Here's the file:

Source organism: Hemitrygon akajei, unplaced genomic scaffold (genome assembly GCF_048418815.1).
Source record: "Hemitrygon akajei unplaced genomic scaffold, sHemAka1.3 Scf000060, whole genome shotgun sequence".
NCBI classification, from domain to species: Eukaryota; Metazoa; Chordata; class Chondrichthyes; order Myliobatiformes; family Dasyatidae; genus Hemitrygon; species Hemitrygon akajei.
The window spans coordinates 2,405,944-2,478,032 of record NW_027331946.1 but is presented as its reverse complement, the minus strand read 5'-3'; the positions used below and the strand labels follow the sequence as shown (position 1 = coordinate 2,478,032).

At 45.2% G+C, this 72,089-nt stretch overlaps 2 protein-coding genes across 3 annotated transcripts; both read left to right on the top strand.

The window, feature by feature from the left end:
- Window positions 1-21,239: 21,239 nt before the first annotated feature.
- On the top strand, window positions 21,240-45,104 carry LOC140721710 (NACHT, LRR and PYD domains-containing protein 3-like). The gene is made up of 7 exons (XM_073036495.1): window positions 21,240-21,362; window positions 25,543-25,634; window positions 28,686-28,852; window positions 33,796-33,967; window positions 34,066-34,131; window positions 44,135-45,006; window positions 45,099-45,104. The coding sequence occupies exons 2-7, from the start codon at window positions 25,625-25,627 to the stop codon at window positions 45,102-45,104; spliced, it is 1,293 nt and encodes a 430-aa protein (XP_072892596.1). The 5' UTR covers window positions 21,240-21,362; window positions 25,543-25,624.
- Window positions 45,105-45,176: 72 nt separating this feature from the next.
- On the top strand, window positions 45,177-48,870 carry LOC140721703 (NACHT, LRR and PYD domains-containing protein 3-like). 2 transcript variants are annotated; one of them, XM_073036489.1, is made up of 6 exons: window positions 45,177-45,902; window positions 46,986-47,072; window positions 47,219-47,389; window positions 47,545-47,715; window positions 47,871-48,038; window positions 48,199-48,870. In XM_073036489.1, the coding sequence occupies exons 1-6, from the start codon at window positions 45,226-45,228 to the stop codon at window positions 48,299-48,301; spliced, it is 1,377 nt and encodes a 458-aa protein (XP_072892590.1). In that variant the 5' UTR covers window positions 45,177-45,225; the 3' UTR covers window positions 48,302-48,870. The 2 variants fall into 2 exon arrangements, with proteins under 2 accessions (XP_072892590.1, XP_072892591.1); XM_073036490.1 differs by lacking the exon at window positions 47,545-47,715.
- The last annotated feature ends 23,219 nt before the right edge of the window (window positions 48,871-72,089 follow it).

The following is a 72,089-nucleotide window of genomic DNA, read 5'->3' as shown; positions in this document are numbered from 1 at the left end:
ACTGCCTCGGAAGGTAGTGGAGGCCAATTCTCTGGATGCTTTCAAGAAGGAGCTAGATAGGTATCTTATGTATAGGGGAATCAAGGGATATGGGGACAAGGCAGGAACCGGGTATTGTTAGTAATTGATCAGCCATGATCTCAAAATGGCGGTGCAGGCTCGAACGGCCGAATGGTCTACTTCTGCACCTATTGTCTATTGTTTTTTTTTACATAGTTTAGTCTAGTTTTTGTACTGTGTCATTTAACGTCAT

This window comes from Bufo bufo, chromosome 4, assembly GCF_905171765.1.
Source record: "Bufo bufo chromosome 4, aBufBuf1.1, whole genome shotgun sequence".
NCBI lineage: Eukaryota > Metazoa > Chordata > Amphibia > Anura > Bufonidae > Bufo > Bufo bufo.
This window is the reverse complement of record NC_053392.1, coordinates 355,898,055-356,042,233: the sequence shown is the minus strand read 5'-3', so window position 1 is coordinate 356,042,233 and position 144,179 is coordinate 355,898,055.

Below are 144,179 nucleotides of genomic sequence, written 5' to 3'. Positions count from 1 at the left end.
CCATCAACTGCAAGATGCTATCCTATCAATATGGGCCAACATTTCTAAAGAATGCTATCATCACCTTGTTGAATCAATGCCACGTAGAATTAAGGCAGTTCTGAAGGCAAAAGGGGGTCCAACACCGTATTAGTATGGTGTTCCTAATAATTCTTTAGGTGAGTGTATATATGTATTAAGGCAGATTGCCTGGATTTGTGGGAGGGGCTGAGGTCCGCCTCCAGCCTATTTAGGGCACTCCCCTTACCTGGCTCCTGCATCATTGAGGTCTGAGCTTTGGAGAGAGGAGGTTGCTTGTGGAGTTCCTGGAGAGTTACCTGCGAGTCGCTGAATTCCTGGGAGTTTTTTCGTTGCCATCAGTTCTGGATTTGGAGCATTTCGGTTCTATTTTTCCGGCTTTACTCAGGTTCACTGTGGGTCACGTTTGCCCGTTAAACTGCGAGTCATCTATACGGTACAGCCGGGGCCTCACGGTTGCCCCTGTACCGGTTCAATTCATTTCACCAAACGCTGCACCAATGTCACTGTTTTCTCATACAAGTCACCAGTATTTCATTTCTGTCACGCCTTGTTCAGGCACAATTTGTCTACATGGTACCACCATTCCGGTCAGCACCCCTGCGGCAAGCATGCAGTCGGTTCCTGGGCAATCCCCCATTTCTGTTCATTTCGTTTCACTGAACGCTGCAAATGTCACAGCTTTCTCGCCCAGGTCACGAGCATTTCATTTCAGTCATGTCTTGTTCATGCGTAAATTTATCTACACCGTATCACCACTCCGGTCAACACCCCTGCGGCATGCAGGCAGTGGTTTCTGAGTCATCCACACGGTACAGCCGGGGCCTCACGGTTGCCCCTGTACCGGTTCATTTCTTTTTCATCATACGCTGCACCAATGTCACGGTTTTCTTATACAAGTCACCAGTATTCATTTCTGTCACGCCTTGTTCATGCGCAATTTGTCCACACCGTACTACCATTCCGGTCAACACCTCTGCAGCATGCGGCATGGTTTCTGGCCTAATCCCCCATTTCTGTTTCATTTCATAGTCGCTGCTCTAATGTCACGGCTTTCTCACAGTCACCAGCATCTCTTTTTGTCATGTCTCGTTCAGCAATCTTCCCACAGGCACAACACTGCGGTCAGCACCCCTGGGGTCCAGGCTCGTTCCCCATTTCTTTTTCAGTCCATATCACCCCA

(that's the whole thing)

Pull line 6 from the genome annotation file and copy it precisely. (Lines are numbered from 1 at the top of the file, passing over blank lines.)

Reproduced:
The window, feature by feature from the left end: